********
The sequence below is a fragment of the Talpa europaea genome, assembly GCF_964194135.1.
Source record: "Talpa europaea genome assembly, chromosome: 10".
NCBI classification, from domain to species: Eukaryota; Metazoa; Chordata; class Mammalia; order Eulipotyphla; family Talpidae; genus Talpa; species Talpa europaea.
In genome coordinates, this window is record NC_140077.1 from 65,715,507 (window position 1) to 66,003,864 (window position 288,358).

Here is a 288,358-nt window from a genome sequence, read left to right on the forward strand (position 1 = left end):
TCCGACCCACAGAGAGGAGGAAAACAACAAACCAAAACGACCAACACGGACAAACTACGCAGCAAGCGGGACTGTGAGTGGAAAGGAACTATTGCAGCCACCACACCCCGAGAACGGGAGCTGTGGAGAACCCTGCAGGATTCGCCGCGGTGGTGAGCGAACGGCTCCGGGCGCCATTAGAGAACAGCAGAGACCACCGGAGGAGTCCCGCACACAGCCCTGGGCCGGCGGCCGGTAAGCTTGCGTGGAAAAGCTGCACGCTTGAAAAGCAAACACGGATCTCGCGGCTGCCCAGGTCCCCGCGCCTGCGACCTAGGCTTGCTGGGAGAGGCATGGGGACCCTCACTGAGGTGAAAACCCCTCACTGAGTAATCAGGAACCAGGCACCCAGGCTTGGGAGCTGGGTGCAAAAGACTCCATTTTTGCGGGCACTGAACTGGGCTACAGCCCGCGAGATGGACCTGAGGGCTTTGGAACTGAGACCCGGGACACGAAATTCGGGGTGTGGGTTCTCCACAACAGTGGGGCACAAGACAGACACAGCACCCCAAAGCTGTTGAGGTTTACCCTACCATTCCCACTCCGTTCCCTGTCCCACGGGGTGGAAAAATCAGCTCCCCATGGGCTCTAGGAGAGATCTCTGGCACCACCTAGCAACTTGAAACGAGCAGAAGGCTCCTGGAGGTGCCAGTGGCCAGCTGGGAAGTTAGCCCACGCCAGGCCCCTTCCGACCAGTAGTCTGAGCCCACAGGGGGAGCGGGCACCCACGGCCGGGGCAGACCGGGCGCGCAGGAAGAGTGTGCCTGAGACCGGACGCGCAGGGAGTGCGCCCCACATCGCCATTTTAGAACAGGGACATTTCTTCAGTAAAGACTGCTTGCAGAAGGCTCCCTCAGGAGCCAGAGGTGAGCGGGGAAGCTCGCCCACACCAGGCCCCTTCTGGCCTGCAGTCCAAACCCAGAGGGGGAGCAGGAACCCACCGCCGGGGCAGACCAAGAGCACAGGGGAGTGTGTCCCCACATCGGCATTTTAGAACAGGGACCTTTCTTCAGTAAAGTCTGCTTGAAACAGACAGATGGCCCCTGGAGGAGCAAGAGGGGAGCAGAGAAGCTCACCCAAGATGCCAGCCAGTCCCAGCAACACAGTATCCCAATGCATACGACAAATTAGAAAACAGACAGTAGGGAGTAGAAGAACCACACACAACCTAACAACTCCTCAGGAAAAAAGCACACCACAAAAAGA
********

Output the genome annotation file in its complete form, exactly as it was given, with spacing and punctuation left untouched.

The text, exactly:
The sequence below is a fragment of the Talpa europaea genome, assembly GCF_964194135.1.
Source record: "Talpa europaea genome assembly, chromosome: 10".
NCBI classification, from domain to species: Eukaryota; Metazoa; Chordata; class Mammalia; order Eulipotyphla; family Talpidae; genus Talpa; species Talpa europaea.
In genome coordinates, this window is record NC_140077.1 from 65,715,507 (window position 1) to 66,003,864 (window position 288,358).

Here is a 288,358-nt window from a genome sequence, read left to right on the forward strand (position 1 = left end):
TCCGACCCACAGAGAGGAGGAAAACAACAAACCAAAACGACCAACACGGACAAACTACGCAGCAAGCGGGACTGTGAGTGGAAAGGAACTATTGCAGCCACCACACCCCGAGAACGGGAGCTGTGGAGAACCCTGCAGGATTCGCCGCGGTGGTGAGCGAACGGCTCCGGGCGCCATTAGAGAACAGCAGAGACCACCGGAGGAGTCCCGCACACAGCCCTGGGCCGGCGGCCGGTAAGCTTGCGTGGAAAAGCTGCACGCTTGAAAAGCAAACACGGATCTCGCGGCTGCCCAGGTCCCCGCGCCTGCGACCTAGGCTTGCTGGGAGAGGCATGGGGACCCTCACTGAGGTGAAAACCCCTCACTGAGTAATCAGGAACCAGGCACCCAGGCTTGGGAGCTGGGTGCAAAAGACTCCATTTTTGCGGGCACTGAACTGGGCTACAGCCCGCGAGATGGACCTGAGGGCTTTGGAACTGAGACCCGGGACACGAAATTCGGGGTGTGGGTTCTCCACAACAGTGGGGCACAAGACAGACACAGCACCCCAAAGCTGTTGAGGTTTACCCTACCATTCCCACTCCGTTCCCTGTCCCACGGGGTGGAAAAATCAGCTCCCCATGGGCTCTAGGAGAGATCTCTGGCACCACCTAGCAACTTGAAACGAGCAGAAGGCTCCTGGAGGTGCCAGTGGCCAGCTGGGAAGTTAGCCCACGCCAGGCCCCTTCCGACCAGTAGTCTGAGCCCACAGGGGGAGCGGGCACCCACGGCCGGGGCAGACCGGGCGCGCAGGAAGAGTGTGCCTGAGACCGGACGCGCAGGGAGTGCGCCCCACATCGCCATTTTAGAACAGGGACATTTCTTCAGTAAAGACTGCTTGCAGAAGGCTCCCTCAGGAGCCAGAGGTGAGCGGGGAAGCTCGCCCACACCAGGCCCCTTCTGGCCTGCAGTCCAAACCCAGAGGGGGAGCAGGAACCCACCGCCGGGGCAGACCAAGAGCACAGGGGAGTGTGTCCCCACATCGGCATTTTAGAACAGGGACCTTTCTTCAGTAAAGTCTGCTTGAAACAGACAGATGGCCCCTGGAGGAGCAAGAGGGGAGCAGAGAAGCTCACCCAAGATGCCAGCCAGTCCCAGCAACACAGTATCCCAATGCATACGACAAATTAGAAAACAGACAGTAGGGAGTAGAAGAACCACACACAACCTAACAACTCCTCAGGAAAAAAGCACACCACAAAAAGA